Whilst most of us recognise that mastering and mixing are two different things, it’s often a blurred line that separates them. Although distinctly different, both are equally important and you cannot have one without the other. Mixing is the stage where each of the separate instruments and sounds in your song can be treated and processed individually. They are then combined together into a singular stereo mixdown ready for mastering. Mastering is where the stereo mixdown is enhanced, balanced and adjusted to ensure continuity across sound systems as well as an industry-standard, release-ready sound.
So what is mixing in more detail?
Mixing is a process that takes place after all the writing and monitoring has been done. The initial mixing steps would involve marking and grouping all audio clips in a session. If a session has been prepared, you should set up the deployment procedures, such as equalization, filtering, compression and panning to start bringing the track to life. Initial equalization and filtering should seek to reduce frequency masking and to change the overall mix between each instrument. Compression can then be used, if necessary, to balance dynamic content.
After this, effects such as reverb, delay, and other modulations can be applied. They are meant to give the mix a sense of space and build unique tones. Many of these effects can be automated in order to ensure correct use at any given time within the project.
Mixing should be performed on suitable studio monitors in order to achieve a smooth, colourless representation of the changes you make to the recording. The main goal of mixing is to make the project sound as good as you can. Finally, once something sounds perfect, you need to render your project. If you’re not sure how, find out how to prepare your track for mastering.
Now onto mastering
Now that your mix is done, it’s time to send the project off for mastering. A mastering service is required to obtain a mixed down stereo WAV format ready for publishing. During the process, slight changes will be made using equalization, compression, stereo enhancement and limiting to create your final master. These minute changes are added to ensure consistency when the music is played back on a number of sound systems. This makes sure it’s going to sound great on your home speakers or in a major nightclub. Not only this, the music will be tailored to an appropriate standard of commercial loudness so that you can compete with the rest of the industry. Upon receiving the master back, you can appreciate the added clarity and punch to your track as well as an increase in loudness.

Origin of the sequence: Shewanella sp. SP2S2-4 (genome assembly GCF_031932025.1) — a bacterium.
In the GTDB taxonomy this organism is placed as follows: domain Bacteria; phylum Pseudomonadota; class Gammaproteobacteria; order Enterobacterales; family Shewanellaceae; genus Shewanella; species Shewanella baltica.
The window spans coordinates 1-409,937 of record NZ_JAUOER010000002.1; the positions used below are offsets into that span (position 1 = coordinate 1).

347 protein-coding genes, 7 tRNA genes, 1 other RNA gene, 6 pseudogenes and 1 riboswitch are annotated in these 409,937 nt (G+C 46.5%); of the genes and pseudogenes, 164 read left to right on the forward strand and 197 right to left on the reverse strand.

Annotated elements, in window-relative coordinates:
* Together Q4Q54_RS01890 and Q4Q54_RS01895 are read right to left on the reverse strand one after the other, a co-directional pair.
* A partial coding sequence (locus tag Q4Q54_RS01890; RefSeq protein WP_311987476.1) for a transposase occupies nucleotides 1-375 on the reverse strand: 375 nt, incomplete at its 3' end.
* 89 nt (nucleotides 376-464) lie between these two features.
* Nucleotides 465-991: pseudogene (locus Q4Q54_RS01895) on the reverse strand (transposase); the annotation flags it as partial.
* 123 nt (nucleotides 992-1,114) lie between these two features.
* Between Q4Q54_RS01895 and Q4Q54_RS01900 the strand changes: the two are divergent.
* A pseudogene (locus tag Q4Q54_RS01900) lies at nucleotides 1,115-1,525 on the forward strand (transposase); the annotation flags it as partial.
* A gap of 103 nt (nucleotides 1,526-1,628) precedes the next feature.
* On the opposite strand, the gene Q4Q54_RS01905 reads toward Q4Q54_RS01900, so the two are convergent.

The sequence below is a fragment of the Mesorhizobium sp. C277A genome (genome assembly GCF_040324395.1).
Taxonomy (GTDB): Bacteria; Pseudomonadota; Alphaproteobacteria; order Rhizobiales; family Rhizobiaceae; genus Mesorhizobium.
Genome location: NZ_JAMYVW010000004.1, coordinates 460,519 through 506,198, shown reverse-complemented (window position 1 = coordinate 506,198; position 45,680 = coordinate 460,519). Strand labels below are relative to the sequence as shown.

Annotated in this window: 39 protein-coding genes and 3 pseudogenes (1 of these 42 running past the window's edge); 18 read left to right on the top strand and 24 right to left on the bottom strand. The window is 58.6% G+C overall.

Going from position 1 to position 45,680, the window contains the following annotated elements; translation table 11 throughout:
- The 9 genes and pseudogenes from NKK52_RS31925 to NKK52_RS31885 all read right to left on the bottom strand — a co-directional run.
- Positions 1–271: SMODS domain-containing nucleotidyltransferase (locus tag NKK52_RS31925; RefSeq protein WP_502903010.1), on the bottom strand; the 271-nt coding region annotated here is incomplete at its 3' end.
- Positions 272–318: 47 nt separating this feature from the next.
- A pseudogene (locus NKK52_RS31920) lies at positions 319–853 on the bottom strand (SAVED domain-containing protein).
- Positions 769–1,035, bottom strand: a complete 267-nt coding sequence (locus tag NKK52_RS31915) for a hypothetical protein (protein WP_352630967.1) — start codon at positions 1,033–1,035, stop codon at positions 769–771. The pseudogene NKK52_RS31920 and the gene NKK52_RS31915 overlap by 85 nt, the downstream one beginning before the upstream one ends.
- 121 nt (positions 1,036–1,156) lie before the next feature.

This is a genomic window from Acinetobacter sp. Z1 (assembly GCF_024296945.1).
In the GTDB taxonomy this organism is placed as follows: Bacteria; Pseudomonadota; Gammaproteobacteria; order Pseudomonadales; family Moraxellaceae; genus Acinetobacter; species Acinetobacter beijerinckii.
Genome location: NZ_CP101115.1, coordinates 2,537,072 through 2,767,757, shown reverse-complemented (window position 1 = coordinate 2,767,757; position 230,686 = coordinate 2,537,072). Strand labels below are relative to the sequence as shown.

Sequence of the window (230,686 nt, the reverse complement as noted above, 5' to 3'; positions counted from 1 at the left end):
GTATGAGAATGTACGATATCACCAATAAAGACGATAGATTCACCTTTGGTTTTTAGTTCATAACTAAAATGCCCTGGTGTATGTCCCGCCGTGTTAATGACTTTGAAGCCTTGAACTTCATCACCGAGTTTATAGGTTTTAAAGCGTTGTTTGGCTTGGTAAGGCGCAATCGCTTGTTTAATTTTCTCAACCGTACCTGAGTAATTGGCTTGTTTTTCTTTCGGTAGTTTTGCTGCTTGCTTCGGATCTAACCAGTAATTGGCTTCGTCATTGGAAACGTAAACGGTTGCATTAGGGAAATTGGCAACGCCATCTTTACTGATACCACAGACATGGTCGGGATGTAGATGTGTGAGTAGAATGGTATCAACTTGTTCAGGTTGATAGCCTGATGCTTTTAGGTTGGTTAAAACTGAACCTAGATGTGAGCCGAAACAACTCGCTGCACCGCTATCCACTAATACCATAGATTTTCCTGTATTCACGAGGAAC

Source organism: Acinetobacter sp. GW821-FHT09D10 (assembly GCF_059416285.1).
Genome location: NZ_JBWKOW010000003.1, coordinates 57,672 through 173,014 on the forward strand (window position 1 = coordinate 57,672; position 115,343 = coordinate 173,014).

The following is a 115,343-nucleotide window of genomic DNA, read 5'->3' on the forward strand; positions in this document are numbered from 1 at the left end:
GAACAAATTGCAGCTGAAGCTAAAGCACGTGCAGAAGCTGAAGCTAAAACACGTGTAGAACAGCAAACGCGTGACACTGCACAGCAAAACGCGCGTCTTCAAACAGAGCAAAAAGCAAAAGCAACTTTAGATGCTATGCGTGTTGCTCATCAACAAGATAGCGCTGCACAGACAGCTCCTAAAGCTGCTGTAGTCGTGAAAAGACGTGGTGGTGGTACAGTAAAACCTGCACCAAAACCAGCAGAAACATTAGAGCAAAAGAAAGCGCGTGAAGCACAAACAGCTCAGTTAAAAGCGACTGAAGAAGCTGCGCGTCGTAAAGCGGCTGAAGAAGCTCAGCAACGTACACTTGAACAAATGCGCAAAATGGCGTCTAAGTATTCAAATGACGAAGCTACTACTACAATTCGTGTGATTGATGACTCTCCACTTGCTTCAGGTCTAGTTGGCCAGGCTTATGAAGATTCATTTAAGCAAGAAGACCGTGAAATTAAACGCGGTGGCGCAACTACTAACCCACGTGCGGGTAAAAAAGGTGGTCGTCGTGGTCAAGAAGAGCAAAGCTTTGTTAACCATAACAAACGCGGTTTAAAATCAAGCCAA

Some do’s and dont’s to consider with mastering and mixing
DON’T try to master your own music. This isn’t a sales pitch, it’s genuinely never a good idea to attempt to master anything that you have mixed. The analogy I always like to use is:
If you cook a meal using the perfect amount of every ingredient, it will be perfection. If you then throw in extra spices because you feel you should be, you could end up ruining it.
DO make sure you mix down and provide headroom before mastering. If you skip this step, you will never achieve the results you are seeking.
DON’T attempt to combine these two stages. They are different and should be treated so.
DO treat mastering and mixing equally. One step is no more important than the other and without each other they are worthless. Invest just as much time and effort into both areas, regardless of if you are the one doing them or not.
Mastering and mixing are separate but make up the largest part of creating music. They are both important but should both be approached differently. Make sure you take your time with each and understand the distinction between them. Mix your music to its full potential and then have it mastered to ensure continuity within the market.